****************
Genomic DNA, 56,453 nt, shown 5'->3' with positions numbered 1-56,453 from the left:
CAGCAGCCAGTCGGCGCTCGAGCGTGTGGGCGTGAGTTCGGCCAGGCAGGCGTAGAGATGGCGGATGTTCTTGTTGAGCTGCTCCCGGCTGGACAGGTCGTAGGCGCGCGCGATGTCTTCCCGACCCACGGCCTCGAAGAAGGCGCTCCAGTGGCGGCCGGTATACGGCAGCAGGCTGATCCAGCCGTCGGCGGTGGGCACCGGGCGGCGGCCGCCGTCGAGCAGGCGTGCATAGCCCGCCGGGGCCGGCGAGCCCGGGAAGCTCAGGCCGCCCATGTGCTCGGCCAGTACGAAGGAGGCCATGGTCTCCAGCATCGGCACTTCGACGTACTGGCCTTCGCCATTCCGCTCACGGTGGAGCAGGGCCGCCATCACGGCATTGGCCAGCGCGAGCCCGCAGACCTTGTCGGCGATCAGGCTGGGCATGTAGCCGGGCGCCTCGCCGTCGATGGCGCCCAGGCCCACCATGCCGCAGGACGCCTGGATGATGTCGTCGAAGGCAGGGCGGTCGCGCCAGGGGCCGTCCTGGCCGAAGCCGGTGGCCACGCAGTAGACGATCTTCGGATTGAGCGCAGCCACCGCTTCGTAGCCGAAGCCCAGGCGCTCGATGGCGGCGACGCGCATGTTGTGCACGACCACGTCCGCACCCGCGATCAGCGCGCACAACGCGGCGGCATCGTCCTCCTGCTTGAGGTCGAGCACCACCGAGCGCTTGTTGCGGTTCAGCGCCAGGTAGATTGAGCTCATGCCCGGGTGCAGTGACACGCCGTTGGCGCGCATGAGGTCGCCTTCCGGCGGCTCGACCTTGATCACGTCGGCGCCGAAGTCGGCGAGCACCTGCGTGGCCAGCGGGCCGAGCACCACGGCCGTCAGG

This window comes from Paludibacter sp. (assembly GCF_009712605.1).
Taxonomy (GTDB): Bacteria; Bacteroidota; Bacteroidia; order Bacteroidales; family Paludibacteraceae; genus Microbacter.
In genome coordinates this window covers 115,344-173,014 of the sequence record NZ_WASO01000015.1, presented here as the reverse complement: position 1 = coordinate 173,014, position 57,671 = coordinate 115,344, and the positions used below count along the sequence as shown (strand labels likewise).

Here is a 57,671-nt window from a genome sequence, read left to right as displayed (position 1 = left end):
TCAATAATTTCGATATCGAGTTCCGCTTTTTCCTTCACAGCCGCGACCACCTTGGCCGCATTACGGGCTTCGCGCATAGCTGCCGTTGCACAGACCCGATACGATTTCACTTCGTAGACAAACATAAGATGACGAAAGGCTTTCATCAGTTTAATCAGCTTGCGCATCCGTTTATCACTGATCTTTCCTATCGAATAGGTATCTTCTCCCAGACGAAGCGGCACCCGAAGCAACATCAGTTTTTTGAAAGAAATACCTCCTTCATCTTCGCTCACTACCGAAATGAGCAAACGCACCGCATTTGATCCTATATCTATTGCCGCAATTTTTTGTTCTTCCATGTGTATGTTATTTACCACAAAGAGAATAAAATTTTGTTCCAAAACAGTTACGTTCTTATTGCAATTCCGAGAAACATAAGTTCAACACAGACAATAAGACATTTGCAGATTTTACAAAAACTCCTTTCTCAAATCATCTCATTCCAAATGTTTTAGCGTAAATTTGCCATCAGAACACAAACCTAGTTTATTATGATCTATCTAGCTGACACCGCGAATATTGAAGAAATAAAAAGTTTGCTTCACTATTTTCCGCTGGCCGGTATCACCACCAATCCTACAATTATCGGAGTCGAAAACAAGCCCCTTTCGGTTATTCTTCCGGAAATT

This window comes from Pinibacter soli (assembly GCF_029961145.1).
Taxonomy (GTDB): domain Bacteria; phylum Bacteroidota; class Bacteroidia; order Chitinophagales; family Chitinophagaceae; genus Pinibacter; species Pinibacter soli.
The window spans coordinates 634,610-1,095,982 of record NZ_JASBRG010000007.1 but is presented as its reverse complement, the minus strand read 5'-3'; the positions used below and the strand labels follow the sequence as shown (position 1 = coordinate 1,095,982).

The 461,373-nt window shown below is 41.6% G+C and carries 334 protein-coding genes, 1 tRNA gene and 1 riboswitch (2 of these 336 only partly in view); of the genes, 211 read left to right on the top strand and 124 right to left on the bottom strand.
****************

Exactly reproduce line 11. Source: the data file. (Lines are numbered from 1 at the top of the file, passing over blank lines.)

The 461,373-nt window shown below is 41.6% G+C and carries 334 protein-coding genes, 1 tRNA gene and 1 riboswitch (2 of these 336 only partly in view); of the genes, 211 read left to right on the top strand and 124 right to left on the bottom strand.